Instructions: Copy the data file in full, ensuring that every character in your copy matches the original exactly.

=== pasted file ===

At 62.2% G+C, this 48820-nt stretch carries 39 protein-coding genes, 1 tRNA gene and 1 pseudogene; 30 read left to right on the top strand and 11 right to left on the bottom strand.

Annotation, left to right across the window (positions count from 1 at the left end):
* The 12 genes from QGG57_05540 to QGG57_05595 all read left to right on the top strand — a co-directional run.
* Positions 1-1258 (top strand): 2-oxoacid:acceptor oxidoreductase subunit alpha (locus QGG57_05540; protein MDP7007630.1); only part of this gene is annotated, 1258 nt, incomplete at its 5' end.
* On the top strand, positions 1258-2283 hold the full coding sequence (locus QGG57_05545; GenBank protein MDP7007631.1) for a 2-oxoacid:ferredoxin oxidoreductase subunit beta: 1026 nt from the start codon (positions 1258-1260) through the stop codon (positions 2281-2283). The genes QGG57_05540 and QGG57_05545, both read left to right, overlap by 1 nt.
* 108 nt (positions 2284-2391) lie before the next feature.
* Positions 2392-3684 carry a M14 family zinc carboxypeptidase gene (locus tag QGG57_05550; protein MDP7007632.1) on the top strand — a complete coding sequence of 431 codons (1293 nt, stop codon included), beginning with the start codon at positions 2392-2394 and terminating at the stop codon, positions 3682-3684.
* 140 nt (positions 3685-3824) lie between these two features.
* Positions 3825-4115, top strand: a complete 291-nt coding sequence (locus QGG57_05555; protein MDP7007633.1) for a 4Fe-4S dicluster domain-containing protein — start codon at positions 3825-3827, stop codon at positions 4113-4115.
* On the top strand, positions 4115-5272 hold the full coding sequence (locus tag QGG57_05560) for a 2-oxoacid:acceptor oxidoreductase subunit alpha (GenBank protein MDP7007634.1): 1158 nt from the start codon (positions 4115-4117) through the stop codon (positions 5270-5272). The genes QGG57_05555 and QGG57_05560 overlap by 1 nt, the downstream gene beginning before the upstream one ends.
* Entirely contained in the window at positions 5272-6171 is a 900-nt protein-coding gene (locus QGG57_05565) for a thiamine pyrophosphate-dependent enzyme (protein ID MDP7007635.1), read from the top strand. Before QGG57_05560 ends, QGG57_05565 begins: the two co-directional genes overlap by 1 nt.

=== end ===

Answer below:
At 62.2% G+C, this 48820-nt stretch carries 39 protein-coding genes, 1 tRNA gene and 1 pseudogene; 30 read left to right on the top strand and 11 right to left on the bottom strand.

Annotation, left to right across the window (positions count from 1 at the left end):
* The 12 genes from QGG57_05540 to QGG57_05595 all read left to right on the top strand — a co-directional run.
* Positions 1-1258 (top strand): 2-oxoacid:acceptor oxidoreductase subunit alpha (locus QGG57_05540; protein MDP7007630.1); only part of this gene is annotated, 1258 nt, incomplete at its 5' end.
* On the top strand, positions 1258-2283 hold the full coding sequence (locus QGG57_05545; GenBank protein MDP7007631.1) for a 2-oxoacid:ferredoxin oxidoreductase subunit beta: 1026 nt from the start codon (positions 1258-1260) through the stop codon (positions 2281-2283). The genes QGG57_05540 and QGG57_05545, both read left to right, overlap by 1 nt.
* 108 nt (positions 2284-2391) lie before the next feature.
* Positions 2392-3684 carry a M14 family zinc carboxypeptidase gene (locus tag QGG57_05550; protein MDP7007632.1) on the top strand — a complete coding sequence of 431 codons (1293 nt, stop codon included), beginning with the start codon at positions 2392-2394 and terminating at the stop codon, positions 3682-3684.
* 140 nt (positions 3685-3824) lie between these two features.
* Positions 3825-4115, top strand: a complete 291-nt coding sequence (locus QGG57_05555; protein MDP7007633.1) for a 4Fe-4S dicluster domain-containing protein — start codon at positions 3825-3827, stop codon at positions 4113-4115.
* On the top strand, positions 4115-5272 hold the full coding sequence (locus tag QGG57_05560) for a 2-oxoacid:acceptor oxidoreductase subunit alpha (GenBank protein MDP7007634.1): 1158 nt from the start codon (positions 4115-4117) through the stop codon (positions 5270-5272). The genes QGG57_05555 and QGG57_05560 overlap by 1 nt, the downstream gene beginning before the upstream one ends.
* Entirely contained in the window at positions 5272-6171 is a 900-nt protein-coding gene (locus QGG57_05565) for a thiamine pyrophosphate-dependent enzyme (protein ID MDP7007635.1), read from the top strand. Before QGG57_05560 ends, QGG57_05565 begins: the two co-directional genes overlap by 1 nt.